Safe, secured, printed – Modern robotics in aviation

It has always been a human endeavor to create a mechanical helper to make life easier. Technically, as various marketing videos would have us believe, anything is already possible – even bats and “dogs” that can open doors. So what about the technical clone that does the work for us? What’s the latest on the level of robotics in our everyday work? What are the latest trends in this area and most importantly – what about robotics in aviation?

ZAL is working on the future of aviation. Clearly, the question of robotics plays a major role. In the automotive industry, the mechanical helpers are almost indispensable. In aviation, however, this process has been slower due to the far more complex requirements of this industry. The robotics & automation team at ZAL GmbH is driving forward automation in aviation. Below you will find insights into the main research areas of our specialists.

Robot class: Automated featherweights

Automation using robot arms is also nothing new. General Motors began using robots in the automotive industry as early as 1962. Classically, man has always been at a distance from the robot. Massive safety fences usually ensure that manned workplaces and automated areas do not overlap. This does not however suit the requirements of the aviation industry. Here, conventional robot systems quickly reach their limits. The comparatively low unit levels, as well as the high variance and special nature of the components, justify the overwhelmingly high proportion of manual work in aircraft construction. These conditions demand automation solutions which can deliver both intelligence and flexibility at the same time.

The solution is collaborative lightweight robots. For example, due to their light weight, this type of robot can easily be hung in a fuselage or mounted on a mobile platform. The resulting opportunities for human-robot collaboration arise, among other things, from an additional internal sensor system, which turns the actively functioning systems into perceptive and reactive systems. This feature allows the construction of intelligent systems that perform activities side-by-side with human team members. The robotics group of ZAL R&T is involved in several research projects related to the development of new fields of application for these robot colleagues.

Autonomous watchdogs

In addition to the factors discussed above, i.e. to protect humans from robots, the ZAL is investigating applications from a completely different direction – robots that protect people. In aircraft construction, the transport of heavy loads is the order of the day. If, for example, an aircraft door is transported to the installation site with the help of an overhead crane, increased safety regulations apply; people should not be too near the suspended load. In this scenario,  a mobile robot developed by the ZAL R&T team would oversee operations. The mobile robot would track the door at every turn, surveying its surroundings and monitoring the progress of the process. If, for example, a person approaches too close to the robotic crane, the robot sounds an alarm. It can give visual or audible warning signals or even stop the process.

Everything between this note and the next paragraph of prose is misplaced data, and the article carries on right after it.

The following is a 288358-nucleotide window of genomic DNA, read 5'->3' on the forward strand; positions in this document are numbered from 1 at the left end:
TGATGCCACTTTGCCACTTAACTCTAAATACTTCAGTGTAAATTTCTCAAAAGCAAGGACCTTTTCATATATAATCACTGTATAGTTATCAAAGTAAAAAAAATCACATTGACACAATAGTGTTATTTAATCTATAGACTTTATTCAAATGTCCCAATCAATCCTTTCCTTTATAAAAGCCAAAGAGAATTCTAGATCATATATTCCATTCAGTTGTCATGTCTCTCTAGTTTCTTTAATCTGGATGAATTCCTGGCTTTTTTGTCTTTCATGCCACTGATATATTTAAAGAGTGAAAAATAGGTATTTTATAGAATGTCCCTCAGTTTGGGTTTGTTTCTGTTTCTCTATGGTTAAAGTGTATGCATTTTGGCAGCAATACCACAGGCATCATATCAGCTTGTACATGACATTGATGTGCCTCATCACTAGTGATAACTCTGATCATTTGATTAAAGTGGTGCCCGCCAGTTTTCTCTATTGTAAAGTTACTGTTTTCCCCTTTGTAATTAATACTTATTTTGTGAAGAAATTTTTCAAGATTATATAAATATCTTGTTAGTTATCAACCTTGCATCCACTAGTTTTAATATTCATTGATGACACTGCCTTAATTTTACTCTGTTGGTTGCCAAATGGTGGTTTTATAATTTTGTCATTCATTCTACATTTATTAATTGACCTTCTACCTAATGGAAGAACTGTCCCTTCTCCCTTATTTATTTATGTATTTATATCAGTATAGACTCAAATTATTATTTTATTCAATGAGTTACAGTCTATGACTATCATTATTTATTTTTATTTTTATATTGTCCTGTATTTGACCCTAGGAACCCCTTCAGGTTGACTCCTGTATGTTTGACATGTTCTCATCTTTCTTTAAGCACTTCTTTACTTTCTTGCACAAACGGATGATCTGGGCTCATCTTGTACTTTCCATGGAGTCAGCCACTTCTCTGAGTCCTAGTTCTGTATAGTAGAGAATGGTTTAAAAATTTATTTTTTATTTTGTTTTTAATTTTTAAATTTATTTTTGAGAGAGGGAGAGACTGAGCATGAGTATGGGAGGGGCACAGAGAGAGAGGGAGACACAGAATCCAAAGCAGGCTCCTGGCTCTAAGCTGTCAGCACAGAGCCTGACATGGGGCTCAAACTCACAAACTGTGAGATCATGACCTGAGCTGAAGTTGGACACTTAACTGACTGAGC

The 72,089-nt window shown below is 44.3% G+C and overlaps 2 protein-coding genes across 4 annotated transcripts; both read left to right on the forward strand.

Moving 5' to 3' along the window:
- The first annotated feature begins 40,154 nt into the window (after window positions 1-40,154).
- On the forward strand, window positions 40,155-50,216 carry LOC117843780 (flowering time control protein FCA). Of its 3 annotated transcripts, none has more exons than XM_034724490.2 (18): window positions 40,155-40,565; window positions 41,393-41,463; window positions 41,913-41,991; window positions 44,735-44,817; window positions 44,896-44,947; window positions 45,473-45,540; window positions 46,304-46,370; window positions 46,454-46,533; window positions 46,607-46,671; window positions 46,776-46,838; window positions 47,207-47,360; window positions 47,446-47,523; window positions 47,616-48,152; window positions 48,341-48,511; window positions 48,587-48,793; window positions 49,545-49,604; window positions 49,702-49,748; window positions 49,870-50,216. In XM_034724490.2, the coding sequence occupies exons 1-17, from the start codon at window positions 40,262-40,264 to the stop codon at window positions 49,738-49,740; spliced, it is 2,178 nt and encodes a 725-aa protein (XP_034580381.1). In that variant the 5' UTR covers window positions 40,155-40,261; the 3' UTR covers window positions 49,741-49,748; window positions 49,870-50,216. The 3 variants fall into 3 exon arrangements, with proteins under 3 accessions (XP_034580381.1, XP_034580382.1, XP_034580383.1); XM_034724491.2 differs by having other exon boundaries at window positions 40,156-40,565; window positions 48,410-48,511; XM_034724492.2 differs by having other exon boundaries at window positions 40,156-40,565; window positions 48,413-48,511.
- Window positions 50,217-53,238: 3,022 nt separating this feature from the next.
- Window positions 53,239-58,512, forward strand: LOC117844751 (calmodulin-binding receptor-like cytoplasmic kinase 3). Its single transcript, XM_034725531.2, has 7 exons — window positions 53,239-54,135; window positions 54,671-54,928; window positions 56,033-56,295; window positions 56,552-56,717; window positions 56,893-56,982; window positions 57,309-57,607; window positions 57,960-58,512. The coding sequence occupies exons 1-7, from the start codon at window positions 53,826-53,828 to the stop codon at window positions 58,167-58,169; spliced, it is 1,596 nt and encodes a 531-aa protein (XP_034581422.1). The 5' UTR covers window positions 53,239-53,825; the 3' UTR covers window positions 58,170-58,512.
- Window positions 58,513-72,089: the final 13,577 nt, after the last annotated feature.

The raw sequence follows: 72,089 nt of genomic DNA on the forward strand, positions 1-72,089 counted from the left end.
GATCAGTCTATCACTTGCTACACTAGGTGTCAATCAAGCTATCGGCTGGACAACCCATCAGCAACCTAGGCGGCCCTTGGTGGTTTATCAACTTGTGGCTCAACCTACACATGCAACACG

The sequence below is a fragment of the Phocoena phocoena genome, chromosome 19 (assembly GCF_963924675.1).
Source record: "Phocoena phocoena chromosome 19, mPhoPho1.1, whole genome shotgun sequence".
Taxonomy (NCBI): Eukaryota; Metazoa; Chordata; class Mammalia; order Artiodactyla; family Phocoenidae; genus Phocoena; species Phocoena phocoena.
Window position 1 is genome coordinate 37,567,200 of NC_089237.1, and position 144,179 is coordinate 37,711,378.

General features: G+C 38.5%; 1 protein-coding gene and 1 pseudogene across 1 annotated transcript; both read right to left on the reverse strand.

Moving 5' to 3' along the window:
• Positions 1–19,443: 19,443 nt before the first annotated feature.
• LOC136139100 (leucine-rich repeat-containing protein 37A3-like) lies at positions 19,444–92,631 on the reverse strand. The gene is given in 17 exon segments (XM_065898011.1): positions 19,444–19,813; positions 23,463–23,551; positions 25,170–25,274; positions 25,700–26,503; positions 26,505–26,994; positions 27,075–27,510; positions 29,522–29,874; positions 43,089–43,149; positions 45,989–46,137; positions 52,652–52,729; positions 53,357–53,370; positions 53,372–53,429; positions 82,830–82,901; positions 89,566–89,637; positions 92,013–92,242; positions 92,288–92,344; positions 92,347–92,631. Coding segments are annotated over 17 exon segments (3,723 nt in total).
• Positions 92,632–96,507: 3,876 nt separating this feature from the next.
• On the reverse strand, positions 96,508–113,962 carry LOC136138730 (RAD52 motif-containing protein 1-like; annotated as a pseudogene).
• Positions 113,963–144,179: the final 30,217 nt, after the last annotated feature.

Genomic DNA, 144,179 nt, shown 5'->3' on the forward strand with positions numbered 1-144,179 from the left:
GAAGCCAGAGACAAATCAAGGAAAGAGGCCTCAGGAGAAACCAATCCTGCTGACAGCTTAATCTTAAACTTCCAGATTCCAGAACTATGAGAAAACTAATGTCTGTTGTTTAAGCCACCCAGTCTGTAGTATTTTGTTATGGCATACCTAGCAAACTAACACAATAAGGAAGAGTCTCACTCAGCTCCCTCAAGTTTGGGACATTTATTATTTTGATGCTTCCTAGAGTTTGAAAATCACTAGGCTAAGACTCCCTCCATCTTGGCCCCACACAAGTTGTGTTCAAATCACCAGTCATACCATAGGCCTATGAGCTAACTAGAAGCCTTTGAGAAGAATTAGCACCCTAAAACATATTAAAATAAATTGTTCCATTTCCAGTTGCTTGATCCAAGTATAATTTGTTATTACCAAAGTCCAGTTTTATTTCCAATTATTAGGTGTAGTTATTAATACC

The robot, bearing the seal “Made by ZAL R&T”, will be tested, presented and further developed in a ZAL hangar specially set up for a high-level research project of this magnitude and be equipped with a functional test environment, including a crane system.

Printing robot arms

3D printing and robots – both technologies are an integral part of the aviation industry. A combination of the two is currently the subject of research within the ZAL Robotics team. The limits of conventional 3D printing, due to space restrictions and range of movement, will be augmented by the increased range and flexibility of a robotic arm. The goal is to make possible 3D printing on surfaces of any shape, in (almost) unlimited assembly space.

This exotic combination has potential uses in applications and assemblies that are currently based on conventional manufacturing processes involving subsequent joins. There is also potential in repair applications or in additive manufacturing of load-bearing elements through load-oriented and topology-optimized printing. The challenges of this project, apart from the additional actuators and sensors required, are more than anything,  the path planning of the robot arm, as well as achieving the optimum control synchronization of all components.

Clearly, robots perform certain tasks better than humans – especially in combination with other technologies such as 3D printing. However, even if they are more capable in some areas, such as the support and optimization of routine work, they won’t rob human beings of their jobs.

Further information on the Robotics & Automation team at ZAL RnT can be found here [download id=”2109″]